Confess there's no scientific background for the vibe-theory, but to me it makes sense that the components can get used to certains ways - counts for playing styles as well.

 

If the logic is the instrument transfers hand-energy through the combination of materials to generate the sounds, then heavy bass activity of fx regular power strumming in E and A might influence the woods in that direction over time.

An acoustic guitar played by a Salvation Army nun all its life, can't be as sonically explored as it would have been in the hands of a skilled folkie or punch-rocker.

 

Maybe some here disagree - please chime in.

 

I sold a Lemon Grove Taylor to an experienced bass-player some years ago. Remembering him saying : I can drive this one up.

Well, , , hope he did - it sounded convincing and pretty impressing to me.

 

Anyway it's interesting to get down this path again.

It's been a while since the theme was touched - where as 2 or 3 years ago, bridge, pins, saddle, nut, wood, season, moisture, state of wood/resin even p-guard thickness was passionately debated.

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I keep my 3 tuned down a whole step (DGCFAd) 90% of the time. Better suited for matching my limited vocal range.

As far as causing damage. I can't see how it would be possible to damage something designed for certain tolerances, by not pushing it that far.

A bridge is designed for certain load limits. I cannot imagine it is weakened or damaged, if it only has cars and no trucks cross it. Nor can I imagine it is strengthened if it has only trucks.

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During my Rev. Gary Davis phase, I only played a J-200 and always kept it tuned down a half step. What a great sound. Plus, if I was in a single string/lead mood, I could easily play along to SRV. What could be better?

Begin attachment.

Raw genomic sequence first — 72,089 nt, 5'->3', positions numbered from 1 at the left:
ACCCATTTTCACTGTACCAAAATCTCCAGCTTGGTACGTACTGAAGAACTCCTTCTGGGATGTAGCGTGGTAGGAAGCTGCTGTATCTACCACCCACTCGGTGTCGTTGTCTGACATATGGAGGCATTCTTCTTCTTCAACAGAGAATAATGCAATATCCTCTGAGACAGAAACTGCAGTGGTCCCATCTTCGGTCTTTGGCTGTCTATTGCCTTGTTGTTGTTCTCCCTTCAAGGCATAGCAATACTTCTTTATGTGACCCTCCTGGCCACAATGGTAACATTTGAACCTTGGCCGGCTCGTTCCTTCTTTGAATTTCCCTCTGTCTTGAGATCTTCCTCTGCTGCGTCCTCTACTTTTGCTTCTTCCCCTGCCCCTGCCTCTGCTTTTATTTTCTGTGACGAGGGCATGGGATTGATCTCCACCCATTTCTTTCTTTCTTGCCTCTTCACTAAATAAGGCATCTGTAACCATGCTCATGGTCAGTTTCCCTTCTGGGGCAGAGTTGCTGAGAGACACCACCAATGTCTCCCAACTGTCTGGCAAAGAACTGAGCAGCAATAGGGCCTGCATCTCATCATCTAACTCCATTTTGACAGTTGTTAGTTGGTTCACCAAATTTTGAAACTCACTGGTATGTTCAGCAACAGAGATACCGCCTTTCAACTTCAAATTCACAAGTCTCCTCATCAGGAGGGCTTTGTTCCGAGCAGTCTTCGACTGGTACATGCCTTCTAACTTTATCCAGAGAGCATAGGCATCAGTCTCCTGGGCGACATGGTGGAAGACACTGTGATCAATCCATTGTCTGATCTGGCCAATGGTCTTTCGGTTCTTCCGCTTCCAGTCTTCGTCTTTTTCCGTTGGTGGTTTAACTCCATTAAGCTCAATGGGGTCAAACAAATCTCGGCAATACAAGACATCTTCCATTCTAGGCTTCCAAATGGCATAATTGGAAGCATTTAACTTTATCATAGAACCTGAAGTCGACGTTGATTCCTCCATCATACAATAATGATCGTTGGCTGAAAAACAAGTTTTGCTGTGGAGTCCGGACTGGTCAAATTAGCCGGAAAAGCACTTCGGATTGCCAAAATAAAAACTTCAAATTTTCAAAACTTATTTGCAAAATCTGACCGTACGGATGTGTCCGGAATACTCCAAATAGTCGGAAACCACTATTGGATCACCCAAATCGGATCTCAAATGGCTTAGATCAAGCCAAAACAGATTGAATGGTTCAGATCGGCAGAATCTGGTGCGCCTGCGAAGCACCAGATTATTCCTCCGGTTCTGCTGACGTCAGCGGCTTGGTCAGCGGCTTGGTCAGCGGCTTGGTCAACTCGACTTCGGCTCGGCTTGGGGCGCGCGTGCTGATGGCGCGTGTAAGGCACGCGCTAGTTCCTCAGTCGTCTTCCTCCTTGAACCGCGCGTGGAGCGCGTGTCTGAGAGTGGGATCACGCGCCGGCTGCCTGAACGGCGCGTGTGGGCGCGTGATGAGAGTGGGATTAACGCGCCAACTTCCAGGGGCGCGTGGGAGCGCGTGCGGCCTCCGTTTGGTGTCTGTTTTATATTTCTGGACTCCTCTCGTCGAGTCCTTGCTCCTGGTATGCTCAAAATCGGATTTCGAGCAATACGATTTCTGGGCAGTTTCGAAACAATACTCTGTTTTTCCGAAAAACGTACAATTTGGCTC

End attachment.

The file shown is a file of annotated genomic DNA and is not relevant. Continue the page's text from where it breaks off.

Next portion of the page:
The only issue I encountered was dealing with the added tension when tuning to concert pitch to play with others. I could have addressed that, of course, with a capo on the first fret.

 

Anyway, to your question: no, this will not cause anything resembling a problem.

 

Play on.

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I keep my J45 tuned 1/2 step down and tune up when playing with others with no issues in tuning stability or string life. I recently sold a D35 I'd been playing in D-D for the past 14 years. When checked with a straightedge the neck angle looked factory fresh. I really don't worry about it and have my new HD28 set up for D-D tuning.

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Interesting thread .I've read in one acoustic publication that one company make guitars designed for DADGAD tuning and the tops are braced and tuned accordingly to enhance the sound and tuning . Some guitars are built to receive a certain string tension , the GSMini comes to mind , Taylor recommend 13 - 56 and they are correct in my mind . I once put on a set of 12s on mine by accident and the tone had disappeared . But many players tune down a step ar half step

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I agree with the above, but it made me think of this:

 

Do guitars have "natural frequencies" they like to resonate at? I say this because when changing strings I can usually tell when I get to pitch because the guitar seems to come alive.

 

Rich

 

With apologies to those here who are real scientists, everything has a resonant frequency if it's subjected to sufficient energy at that frequency.

 

Here's a brief video that explains what I mean:

 

http://www.youtube.com/watch?v=sH7XSX10QkM

 

Don't try this at home with your wife's crystal, particularly if she's mad at you for buying guitars....